“…pass him in the Café wey Delia working, and a stop…”—King Solomon–Samuel Ryan
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Unique challenges of the family business
Jai Leladharsingh (MSc)
Neither families nor business are static. While the family and the business contain many enduring structures that resist change, each system also experiences continual change and evolution. In fact, many thought leaders have characterised family and business as “co-evolving systems.” Every individual, the family as a whole, and the business are all continually growing and changing, as is each individual’s relationship to the business.
The growth of the individual is biological, as people move from infancy, through childhood, and into maturity. There is also the psychological dimension, as family members of all ages develop their capacities and take on various life tasks. There are slow changes, as well as crises and sudden shifts such as when a child leaves home or there is serious illness.
In the same way, growth of a family business is organic. In other words, the business grows, over time, through the resources provided by the owner(s), for example financial resources or by deliberately increasing market share. Also, issues such as hiring non-family members to fill key senior executive positions within the business and defining their levels of empowerment can be quite challenging, and must be very carefully managed.
Business is a continuation of family
In most cases, a family business is frequently put together and grows without much thought. Upon inception, someone conceived of a product or service, made it or delivered it and made a profit. A generation ago, almost all small businesses worked in this way.
The world was much less complex and this worked fine for a small- to medium-sized business. But today’s demands for fast growth and rapidly changing conditions, coupled with the emerging needs of individual family members, and the eroding effects of time, give new importance to discovering the dynamics behind the business’ structure.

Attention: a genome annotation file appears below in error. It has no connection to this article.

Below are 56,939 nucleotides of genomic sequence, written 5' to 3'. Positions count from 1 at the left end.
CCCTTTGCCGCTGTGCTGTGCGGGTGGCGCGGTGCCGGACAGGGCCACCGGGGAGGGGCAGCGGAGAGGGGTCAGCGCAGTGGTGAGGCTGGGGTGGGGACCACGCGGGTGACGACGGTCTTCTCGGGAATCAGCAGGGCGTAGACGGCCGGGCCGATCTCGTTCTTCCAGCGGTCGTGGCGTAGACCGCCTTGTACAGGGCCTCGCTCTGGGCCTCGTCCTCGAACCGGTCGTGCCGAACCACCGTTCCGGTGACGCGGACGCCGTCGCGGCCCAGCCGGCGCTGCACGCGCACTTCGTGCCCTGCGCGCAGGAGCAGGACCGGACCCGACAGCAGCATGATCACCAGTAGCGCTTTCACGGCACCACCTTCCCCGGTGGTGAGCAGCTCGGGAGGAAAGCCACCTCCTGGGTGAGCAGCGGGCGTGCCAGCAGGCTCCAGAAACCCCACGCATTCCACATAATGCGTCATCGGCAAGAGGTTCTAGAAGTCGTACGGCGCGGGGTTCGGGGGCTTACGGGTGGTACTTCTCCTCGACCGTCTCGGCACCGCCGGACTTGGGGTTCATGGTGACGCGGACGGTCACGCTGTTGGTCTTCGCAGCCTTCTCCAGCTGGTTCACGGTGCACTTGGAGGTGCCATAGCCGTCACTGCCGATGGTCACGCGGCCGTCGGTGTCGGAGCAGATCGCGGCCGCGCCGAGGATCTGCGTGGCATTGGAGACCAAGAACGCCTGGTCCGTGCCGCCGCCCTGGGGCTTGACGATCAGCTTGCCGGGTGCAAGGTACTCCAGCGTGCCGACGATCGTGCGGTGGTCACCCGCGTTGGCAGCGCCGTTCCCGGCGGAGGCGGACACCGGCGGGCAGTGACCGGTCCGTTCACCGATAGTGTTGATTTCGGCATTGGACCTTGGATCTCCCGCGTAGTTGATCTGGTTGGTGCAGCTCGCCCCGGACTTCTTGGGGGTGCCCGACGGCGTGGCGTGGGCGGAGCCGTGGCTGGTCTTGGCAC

Let’s take a common example of two brothers running a store. The store is so successful that other family members get recruited to work there, such as a sister and a cousin. Systems are improvised. As the business grows, everyone is provided for. But nothing remains the same for long.
Eventually a crisis intervenes. It may take a business downturn, a serious conflict between the two brothers, the opening of a second store, and the question of which brother will manage it, or whose children will work in that store. The change creates a crisis, which the emotional resources of the family are not able to solve. Both the business and the family suffer.
What needs to be understood is that many family businesses are an extension of the family. That is why critical business decisions are taken within the family group. Or why most family businesses have no organisational chart. Or why the father makes decisions from his house even though he is retired and his son is the managing director. Or why people go to the mother to get the father to change his mind.
Or why the daughter-in-law, who may hold a mid-level administrative position, is attending all the business meetings. There is no business reason for any of these facts—but the family has its reasons. These have to do with the history and style of the family, its personal traditions, needs and patterns.
Many businesses take on the feel of the family. The energy level of employees, the kind of corporate culture that is prevalent, how employees are with one another, whether people will co-operate or become disruptive, even the office layout and types of furniture, come with the style of the family.
Take for instance, one of the significant family-owned financial institutions in America which was founded by a happily married couple; let’s say Mr and Mrs Jones (real names withheld). One day a major potential customer visited the corporate headquarters and placed a cup of coffee on a desk. A loans officer told the customer, “Sir, Mrs Jones does not want cups on the desks.”
As this story demonstrates, in addition to taking on the fiscal and management style of the Jones’, the company has taken on some of their personal values as well. The corporate office is in some ways an extension of their living room. While this may not happen in non-family companies, when a family is in charge, the style of the business is even more transparently derived from the family’s style.
When someone, either professional or non-professional is employed in a family business, it is highly recommended that you take some time to understand the family.
Take a look at how the business was founded, the values that the family demonstrate, understand their expectations of their employees and more importantly, comprehend how your relationship with each family member will be defined and shaped. It must be stated that it is the family who breathes life into the business and they are in effect the creators of patterns that affect the business in a very significant way.
References: Working with the Ones you Love by Dennis T Jaffe